Male Infertility & Awareness
When it comes to infertility, women often find themselves at the center of the conversation. But the reality is that it is not a gender-specific issue. Nearly 1 in 7 couples experience infertility, and the male factor plays at least a partial role in up to half of these cases.
Despite male fertility issues being relatively common, many men are reluctant to get tested or treated. This can sometimes be due to feelings of embarrassment or concerns related to their sense of masculinity. Other times though, it can simply stem from a lack of awareness or support.
So let’s talk about male infertility so we can better understand it and help break the stigmas associated with it.
Increasing Awareness of Male Infertility
Unfortunately, there aren’t always obvious signs that point to infertility. Aside from not being able to conceive, there may not be any clear symptoms. This can be true for both men and women.
In some cases however, there may be an underlying problem that does present symptoms. For example swelling, lumps, or pain in the testicle area could indicate a health issue that’s causing infertility. Other signs and symptoms to be aware of include:
- Problems with sexual function
- Decreased facial or body hair
A low sperm count can also be an issue for couples struggling to conceive. Health issues such as urinary tract infections, prostatitis, diabetes, and high blood pressure can all contribute to a low sperm count in men. Also keep in mind that certain lifestyle behaviors like smoking, drinking, being overweight, or overly intense exercise regimes can have a negative impact on sperm counts and fertility.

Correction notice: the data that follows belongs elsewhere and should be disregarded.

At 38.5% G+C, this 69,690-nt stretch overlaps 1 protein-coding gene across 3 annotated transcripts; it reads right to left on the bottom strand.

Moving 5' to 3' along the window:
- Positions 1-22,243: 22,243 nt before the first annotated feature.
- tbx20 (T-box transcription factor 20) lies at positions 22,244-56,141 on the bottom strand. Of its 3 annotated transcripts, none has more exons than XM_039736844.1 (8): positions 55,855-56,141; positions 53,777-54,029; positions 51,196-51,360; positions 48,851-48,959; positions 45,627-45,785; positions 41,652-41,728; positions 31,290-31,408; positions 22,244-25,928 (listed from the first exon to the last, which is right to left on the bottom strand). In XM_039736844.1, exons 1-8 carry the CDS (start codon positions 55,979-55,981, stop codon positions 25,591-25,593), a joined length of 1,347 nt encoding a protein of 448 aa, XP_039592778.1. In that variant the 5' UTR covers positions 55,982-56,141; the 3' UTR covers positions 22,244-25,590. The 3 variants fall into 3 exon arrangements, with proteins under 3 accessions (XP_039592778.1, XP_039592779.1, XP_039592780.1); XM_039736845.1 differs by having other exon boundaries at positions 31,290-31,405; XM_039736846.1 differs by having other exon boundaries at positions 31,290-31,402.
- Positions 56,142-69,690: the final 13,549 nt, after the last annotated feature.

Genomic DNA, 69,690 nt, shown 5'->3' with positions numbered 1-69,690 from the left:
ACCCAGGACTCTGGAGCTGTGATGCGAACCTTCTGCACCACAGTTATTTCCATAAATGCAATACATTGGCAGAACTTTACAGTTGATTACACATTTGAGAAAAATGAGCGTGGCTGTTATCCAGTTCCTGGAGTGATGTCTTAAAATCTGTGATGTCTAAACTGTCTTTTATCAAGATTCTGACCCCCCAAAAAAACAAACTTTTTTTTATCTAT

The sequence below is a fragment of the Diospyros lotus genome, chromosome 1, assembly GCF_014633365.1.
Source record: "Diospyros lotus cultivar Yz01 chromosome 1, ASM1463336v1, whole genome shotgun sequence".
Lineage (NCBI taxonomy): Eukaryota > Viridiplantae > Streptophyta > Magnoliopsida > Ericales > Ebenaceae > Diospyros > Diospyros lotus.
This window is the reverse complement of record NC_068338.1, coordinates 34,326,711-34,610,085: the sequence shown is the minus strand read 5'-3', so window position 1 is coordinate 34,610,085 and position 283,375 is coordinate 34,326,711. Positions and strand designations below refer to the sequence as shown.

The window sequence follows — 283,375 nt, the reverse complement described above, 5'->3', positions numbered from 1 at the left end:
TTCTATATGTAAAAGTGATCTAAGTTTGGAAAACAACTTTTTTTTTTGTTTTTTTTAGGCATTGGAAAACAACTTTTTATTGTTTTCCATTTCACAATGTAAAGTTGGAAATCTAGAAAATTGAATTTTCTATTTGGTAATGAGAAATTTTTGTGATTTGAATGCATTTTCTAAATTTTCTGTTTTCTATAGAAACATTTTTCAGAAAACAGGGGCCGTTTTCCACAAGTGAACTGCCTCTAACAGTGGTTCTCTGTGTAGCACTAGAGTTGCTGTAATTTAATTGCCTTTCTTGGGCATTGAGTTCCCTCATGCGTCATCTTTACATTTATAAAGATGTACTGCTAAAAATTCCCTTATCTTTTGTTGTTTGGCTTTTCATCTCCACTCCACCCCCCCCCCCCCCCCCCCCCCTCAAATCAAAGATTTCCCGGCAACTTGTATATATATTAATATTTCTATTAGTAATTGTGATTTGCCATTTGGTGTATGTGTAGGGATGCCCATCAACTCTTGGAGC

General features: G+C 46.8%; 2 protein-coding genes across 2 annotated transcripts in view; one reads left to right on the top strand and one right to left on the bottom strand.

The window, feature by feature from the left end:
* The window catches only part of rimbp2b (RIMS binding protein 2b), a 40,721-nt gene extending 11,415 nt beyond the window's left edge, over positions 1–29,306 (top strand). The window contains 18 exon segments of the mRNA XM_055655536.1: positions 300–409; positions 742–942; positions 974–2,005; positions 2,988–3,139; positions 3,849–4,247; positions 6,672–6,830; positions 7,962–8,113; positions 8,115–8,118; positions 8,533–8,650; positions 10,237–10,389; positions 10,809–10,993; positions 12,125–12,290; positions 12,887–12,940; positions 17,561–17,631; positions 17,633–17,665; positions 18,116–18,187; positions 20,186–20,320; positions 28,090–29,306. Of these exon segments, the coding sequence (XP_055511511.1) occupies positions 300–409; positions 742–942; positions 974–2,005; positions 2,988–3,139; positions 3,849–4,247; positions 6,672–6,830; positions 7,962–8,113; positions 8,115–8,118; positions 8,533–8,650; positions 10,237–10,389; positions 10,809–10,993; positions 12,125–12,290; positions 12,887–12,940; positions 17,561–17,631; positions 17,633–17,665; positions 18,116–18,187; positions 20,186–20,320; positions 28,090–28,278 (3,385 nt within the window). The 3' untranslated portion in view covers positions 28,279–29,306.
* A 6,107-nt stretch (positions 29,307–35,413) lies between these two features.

When To See A Doctor
It is typically recommended to see a doctor if you have been unable to conceive a child after one year of regular, unprotected intercourse. So if you and your partner are struggling to conceive, it is best for you both to get tested to determine any underlying causes.
However, if you or your partner are experiencing any of the issues listed above it’s best to consult with a doctor sooner. Especially if you are experiencing pain or problems during intercourse, or if you or your family have a history of health or sexual problems.
For men, your doctor will likely want to test your sperm counts to ensure it’s in the normal range. If it is below the fertility threshold, they may want to run further tests.
Depending on the underlying issue, your doctor may make specific recommendations on how to raise your sperm counts. This could include lifestyle changes like reducing stress, changing up your diet, losing excessive weight, or quitting drinking or smoking.
The first step in overcoming infertility is to address it. There is still a lot of confusion surrounding male infertility, which can make it hard to feel supported. But so many men around the world experience fertility-related issues, so know you are not alone. Ignoring the issue is not going to solve it. The sooner you are able to determine the cause of infertility, the sooner you’ll be able to receive treatment and move forward on your journey to parenthood.